• It isn't just technology that managers seem to be incompetent with. My dad works in a hospital as one of the techs who fix and maintain the machines and the managers he has had are just as worthless. He has had ones who never bother to keep up to date on status reports and complain about how far behind they are on PMs but the report the manager was looking at was 2 weeks old. One complained that they needed to cut costs since their department wasn't showing a profit and asked the question "Do we really need
  • by Anonymous Coward

    The NSA still uses IE7 internally. Seriously, the NSA. These are the guys who are supposed to be on top of the information world.

    To be fair, the standard system image also includes Firefox 10 (that's new as of just a few weeks ago, it was 3.6 prior to that), but most of the people I have to work with use IE7 anyway.

  • Meh -- Sort of (Score:4, Interesting)

    by chill ( 34294 ) on Thursday May 17, 2012 @12:53PM (#40029517) Journal

    We still use IE6 in certain instances where I work (U.S. Gov't). It isn't part of a standard install, it is a published Citrix app and really only used for specific applications that require it. Our standard install is IE8 and Firefox 3.6.28.

    The problem isn't the cost of upgrading workstations. It is there are a couple of critical web-interface apps that require it and are an expensive bitch to upgrade. Older versions of Oracle Financials for one.

    • It isn't part of a standard install, it is a published Citrix app and really only used for specific applications that require it.

      I know hindsight is 20/20, but I'm assuming modern RFPs require that the system be build so NOT to require a specific version of a specific browser? :)

      • Its more profitable to target just one browser.

        Since IE is now released on an annual basis it would mean more forced upgrades for customers who want to be secure. It is a great benefit to have the app not work and check the version number on startup or during a connect.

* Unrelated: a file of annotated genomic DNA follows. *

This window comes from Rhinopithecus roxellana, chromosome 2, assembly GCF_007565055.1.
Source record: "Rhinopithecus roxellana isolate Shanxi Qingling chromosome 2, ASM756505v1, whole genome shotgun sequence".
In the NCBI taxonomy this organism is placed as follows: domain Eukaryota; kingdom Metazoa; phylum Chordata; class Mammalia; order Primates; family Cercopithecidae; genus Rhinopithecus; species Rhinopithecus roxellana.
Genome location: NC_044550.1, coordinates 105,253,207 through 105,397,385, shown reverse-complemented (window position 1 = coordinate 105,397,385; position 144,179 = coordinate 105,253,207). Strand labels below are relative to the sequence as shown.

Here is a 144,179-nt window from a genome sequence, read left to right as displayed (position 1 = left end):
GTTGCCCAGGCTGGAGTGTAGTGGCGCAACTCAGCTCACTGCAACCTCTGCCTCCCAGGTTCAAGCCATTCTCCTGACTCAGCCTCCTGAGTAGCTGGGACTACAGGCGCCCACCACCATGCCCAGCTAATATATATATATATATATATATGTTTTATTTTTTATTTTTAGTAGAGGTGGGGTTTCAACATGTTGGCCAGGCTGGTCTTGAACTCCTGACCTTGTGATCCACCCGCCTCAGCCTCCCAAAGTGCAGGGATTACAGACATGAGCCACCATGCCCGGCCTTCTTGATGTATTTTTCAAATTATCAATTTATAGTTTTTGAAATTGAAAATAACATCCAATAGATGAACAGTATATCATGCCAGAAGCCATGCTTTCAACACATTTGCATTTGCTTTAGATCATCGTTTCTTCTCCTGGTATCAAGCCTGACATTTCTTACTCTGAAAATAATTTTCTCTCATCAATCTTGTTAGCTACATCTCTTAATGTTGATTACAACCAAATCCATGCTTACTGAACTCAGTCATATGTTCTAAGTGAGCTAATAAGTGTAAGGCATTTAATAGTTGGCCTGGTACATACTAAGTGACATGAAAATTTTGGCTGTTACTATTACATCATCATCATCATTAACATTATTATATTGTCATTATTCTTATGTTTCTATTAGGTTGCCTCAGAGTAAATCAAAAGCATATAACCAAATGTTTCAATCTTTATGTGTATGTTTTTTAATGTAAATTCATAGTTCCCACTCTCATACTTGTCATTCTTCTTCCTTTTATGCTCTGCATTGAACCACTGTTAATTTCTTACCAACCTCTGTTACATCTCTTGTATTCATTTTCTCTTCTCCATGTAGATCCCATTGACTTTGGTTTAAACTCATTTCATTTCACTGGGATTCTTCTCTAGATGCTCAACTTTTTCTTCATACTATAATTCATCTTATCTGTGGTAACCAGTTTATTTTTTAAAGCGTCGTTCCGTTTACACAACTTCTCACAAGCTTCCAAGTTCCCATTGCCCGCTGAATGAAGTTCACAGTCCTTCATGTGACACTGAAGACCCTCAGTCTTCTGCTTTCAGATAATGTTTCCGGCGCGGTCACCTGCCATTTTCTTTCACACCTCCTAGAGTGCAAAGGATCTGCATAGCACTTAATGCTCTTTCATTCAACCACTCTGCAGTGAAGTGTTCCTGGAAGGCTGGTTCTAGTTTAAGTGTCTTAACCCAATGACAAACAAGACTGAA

Whats the point if the customer pays for it and never upgrades again? You go out of business.

      • by chill ( 34294 )

        Yes and no. We actively avoid it, but sometimes they sneak in.

        For example, I still see occasional things bought that require a specific version of Java to work. "Sun JRE 5.1.2 - 5.2.4 only" type of stuff.

        From an end-user perspective, proprietary is evil. There is a potential for you to get left hanging so we really try and avoid it.

    • Not sure why these things are called "Web App" when it's really an "IE APP".

      Hopefully (probably not) this will leave a bad enough taste in people's mouths NOT to create applications that only run on one vendor's browser and even worse one vendor's browser at a specific version.

  • by nuckfuts ( 690967 ) on Thursday May 17, 2012 @01:07PM (#40029735)

    Obviously sticking with IE6 is misguided, but I've seen the opposite side. I've worked in IT for 20+ years, and I've never seen any organization as cavalier about software upgrade costs as my provincial and federal governments. Entire departments would be upgraded to the latest version of Microsoft Office as soon as it came out. It had nothing to do with product features, or whether the previous version was sufficient for their needs. (And I'm not talking about file format changes, which caused a legitimate need for upgrading). The cost to taxpayers for unnecessary software upgrades must be be significant.

    • Governments often do not purchase software licenses from Microsoft through the same retail channels as businesses or home users, instead they usually have negotiated licensing agreement that entitles them to the latest version of certain CALs and common software suites under a specified annual cost. There isn't necessarily a cost for the upgrade, especially for products like Microsoft Office.

      Here in Alberta, our provincial government has a licensing agreement for K-12 education that includes Office. However

      • Yes, Microsoft licensing can include "software assurance", which entitles the buyer to upgrades as they become available, but such licences do cost more up front. In addition, this doesn't cover the manpower costs of installing the new versions on every computer, and the productivity loss when nearly every government worker at a computer is suddenly wondering "where the hell has my Print button gone?".
  • by benjfowler ( 239527 ) on Thursday May 17, 2012 @01:10PM (#40029801)

    The culprit here isn't the desktops, it's the general, rock bottom, dire state of "enterprise" software.

    Truth be told, shrink wrap software is way better put together than the overpriced, utter shite corporate web apps that many government and big corporate users are forced to endure. They are usually written by inexperienced or bored 9-to-5 developers, and get bit-rotten and unmaintainable fast and thus are sheer hell to work on or upgrade.

    As a bored corporate drone myself, I feel the pain. I endure IE6 for using our business apps, and use Chrome for everything else.

When you are working hard, get up and retch every so often.